- Paperback: 288 pages
- Publisher: Sams - Pearson Education; 1 edition (March 5, 2004)
- Language: English
- ISBN-10: 0672326140
- ISBN-13: 978-0672326141
- Product Dimensions: 6.1 x 0.9 x 9.2 inches
- Shipping Weight: 9.9 ounces (View shipping rates and policies)
- Average Customer Review: 196 customer reviews
- Amazon Best Sellers Rank: #53,364 in Books (See Top 100 in Books)
Enter your mobile number or email address below and we'll send you a link to download the free Kindle App. Then you can start reading Kindle books on your smartphone, tablet, or computer - no Kindle device required.
To get the free app, enter your mobile phone number.
The Inmates Are Running the Asylum: Why High Tech Products Drive Us Crazy and How to Restore the Sanity 1st Edition
Use the Amazon App to scan ISBNs and compare prices.
Fulfillment by Amazon (FBA) is a service we offer sellers that lets them store their products in Amazon's fulfillment centers, and we directly pack, ship, and provide customer service for these products. Something we hope you'll especially enjoy: FBA items qualify for FREE Shipping and Amazon Prime.
If you're a seller, Fulfillment by Amazon can help you increase your sales. We invite you to learn more about Fulfillment by Amazon .
Frequently bought together
Customers who bought this item also bought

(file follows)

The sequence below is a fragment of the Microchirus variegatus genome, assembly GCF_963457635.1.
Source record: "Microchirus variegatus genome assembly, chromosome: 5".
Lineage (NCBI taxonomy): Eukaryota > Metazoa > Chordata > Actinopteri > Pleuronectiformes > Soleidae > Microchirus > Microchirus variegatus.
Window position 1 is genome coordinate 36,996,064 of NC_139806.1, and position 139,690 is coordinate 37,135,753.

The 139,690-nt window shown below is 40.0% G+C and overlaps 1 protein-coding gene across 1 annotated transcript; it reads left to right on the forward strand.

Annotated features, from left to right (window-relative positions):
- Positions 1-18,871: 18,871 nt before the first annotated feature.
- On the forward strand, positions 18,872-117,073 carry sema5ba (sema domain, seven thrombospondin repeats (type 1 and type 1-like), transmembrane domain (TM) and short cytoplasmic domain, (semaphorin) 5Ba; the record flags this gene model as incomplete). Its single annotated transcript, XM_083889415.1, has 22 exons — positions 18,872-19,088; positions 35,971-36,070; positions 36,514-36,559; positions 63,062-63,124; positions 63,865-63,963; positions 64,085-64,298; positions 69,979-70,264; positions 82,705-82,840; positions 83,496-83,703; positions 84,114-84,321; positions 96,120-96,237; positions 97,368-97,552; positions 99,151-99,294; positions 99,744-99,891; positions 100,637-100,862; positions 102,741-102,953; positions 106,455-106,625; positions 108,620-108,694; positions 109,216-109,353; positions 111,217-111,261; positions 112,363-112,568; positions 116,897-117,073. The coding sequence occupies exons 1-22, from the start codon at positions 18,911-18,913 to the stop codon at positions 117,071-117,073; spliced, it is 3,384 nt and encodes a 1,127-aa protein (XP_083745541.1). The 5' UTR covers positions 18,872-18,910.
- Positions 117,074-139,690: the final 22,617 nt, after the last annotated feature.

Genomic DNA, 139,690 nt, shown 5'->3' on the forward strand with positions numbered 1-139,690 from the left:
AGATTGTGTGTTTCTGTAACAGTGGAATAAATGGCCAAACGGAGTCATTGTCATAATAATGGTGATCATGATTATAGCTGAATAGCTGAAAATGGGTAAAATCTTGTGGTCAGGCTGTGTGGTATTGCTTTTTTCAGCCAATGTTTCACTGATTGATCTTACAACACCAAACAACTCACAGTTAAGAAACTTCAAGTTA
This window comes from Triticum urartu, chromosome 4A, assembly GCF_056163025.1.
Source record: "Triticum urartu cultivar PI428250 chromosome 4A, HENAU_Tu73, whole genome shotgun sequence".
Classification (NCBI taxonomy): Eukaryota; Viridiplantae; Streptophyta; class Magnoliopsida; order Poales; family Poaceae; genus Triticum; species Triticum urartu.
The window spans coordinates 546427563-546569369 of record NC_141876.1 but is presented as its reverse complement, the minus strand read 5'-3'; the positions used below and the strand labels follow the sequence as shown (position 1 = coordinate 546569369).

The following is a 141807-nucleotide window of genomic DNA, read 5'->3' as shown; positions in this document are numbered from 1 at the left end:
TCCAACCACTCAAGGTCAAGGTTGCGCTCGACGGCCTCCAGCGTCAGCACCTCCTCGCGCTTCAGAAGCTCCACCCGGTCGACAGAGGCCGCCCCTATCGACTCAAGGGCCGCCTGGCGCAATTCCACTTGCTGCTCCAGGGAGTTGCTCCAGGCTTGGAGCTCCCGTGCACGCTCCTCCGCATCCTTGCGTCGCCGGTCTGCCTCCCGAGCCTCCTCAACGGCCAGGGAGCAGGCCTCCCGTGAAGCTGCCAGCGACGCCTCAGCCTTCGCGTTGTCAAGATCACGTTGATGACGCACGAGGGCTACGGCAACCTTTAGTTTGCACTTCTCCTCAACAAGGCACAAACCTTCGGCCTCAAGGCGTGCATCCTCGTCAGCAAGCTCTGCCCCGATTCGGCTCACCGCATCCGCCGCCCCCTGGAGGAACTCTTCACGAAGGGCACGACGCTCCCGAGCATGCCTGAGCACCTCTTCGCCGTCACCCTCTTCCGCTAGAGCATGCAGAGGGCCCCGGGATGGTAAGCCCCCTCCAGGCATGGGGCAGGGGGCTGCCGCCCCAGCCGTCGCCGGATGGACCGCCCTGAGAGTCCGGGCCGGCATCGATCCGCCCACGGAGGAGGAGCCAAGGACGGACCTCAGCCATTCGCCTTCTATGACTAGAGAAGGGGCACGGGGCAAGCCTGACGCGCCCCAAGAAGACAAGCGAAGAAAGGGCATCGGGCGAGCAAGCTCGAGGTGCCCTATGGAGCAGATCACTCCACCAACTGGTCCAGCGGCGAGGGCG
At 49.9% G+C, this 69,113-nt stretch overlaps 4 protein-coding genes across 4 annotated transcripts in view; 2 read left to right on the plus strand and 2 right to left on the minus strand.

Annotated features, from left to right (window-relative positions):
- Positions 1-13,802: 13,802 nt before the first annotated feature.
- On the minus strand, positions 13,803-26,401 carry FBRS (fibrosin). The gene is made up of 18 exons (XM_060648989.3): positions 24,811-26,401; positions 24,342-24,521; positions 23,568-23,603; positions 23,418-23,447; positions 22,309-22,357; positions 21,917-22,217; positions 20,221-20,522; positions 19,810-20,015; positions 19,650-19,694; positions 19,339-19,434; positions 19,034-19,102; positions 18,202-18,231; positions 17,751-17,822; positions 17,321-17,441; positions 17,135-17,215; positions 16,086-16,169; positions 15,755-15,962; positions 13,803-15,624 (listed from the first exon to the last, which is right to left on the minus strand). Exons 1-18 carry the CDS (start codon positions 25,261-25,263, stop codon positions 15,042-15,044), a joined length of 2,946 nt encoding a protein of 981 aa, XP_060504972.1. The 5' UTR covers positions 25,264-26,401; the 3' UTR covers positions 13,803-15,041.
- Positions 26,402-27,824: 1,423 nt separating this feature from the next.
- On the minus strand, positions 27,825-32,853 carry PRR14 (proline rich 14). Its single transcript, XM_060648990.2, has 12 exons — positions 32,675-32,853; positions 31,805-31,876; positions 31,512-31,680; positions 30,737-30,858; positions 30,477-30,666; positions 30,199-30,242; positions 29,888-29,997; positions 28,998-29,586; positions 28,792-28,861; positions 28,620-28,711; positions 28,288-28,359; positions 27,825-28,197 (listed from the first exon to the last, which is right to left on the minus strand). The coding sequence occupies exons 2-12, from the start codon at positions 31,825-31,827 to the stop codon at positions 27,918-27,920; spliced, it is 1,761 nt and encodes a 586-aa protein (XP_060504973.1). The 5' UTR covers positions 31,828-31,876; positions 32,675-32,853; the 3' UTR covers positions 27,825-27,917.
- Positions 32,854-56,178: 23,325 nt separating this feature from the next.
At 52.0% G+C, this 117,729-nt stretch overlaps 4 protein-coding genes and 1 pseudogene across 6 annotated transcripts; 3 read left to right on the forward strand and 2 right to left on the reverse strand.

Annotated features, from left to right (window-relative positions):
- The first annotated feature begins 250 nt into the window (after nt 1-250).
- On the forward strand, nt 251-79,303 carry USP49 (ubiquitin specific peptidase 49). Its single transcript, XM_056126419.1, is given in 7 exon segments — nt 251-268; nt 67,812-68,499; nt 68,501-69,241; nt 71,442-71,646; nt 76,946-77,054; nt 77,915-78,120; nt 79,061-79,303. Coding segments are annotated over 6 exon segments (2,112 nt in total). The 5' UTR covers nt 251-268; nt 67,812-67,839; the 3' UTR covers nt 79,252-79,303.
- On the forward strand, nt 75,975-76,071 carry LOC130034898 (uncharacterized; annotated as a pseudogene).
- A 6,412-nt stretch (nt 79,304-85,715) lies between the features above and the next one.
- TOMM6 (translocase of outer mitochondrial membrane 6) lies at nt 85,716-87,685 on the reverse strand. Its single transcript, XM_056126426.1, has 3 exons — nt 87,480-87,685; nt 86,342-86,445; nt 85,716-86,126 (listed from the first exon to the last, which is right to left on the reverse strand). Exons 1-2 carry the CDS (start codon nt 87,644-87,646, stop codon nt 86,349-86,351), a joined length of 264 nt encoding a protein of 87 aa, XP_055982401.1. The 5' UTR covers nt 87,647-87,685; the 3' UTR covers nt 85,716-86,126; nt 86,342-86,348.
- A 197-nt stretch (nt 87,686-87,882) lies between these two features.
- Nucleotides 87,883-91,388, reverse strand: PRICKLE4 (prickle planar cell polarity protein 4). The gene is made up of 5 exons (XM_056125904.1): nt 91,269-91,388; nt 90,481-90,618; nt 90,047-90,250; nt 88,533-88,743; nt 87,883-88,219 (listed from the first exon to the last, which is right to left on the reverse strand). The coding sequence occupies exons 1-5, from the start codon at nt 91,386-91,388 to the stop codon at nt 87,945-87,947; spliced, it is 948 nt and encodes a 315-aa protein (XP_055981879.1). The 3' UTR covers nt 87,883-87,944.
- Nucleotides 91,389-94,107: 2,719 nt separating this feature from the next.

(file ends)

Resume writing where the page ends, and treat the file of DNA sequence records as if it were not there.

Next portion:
Customers who viewed this item also viewed
The recurring metaphor in The Inmates are Running the Asylum is that of the dancing bear--the circus bear that shuffles clumsily for the amusement of the audience. Such bears, says author Alan Cooper, don't dance well, as everyone at the circus can see. What amazes the crowd is that the bear dances at all. Cooper argues that technology (videocassette recorders, car alarms, most software applications for personal computers) consists largely of dancing bears--pieces that work, but not at all well. He goes on to say that this is more often than not the fault of poorly designed user interfaces, and he makes a good argument that way too many devices (perhaps as a result of the designers' subconscious wish to bully the people who tormented them as children) ask too much of their users. Too many systems (like the famous unprogrammable VCR) make their users feel stupid when they can't get the job done.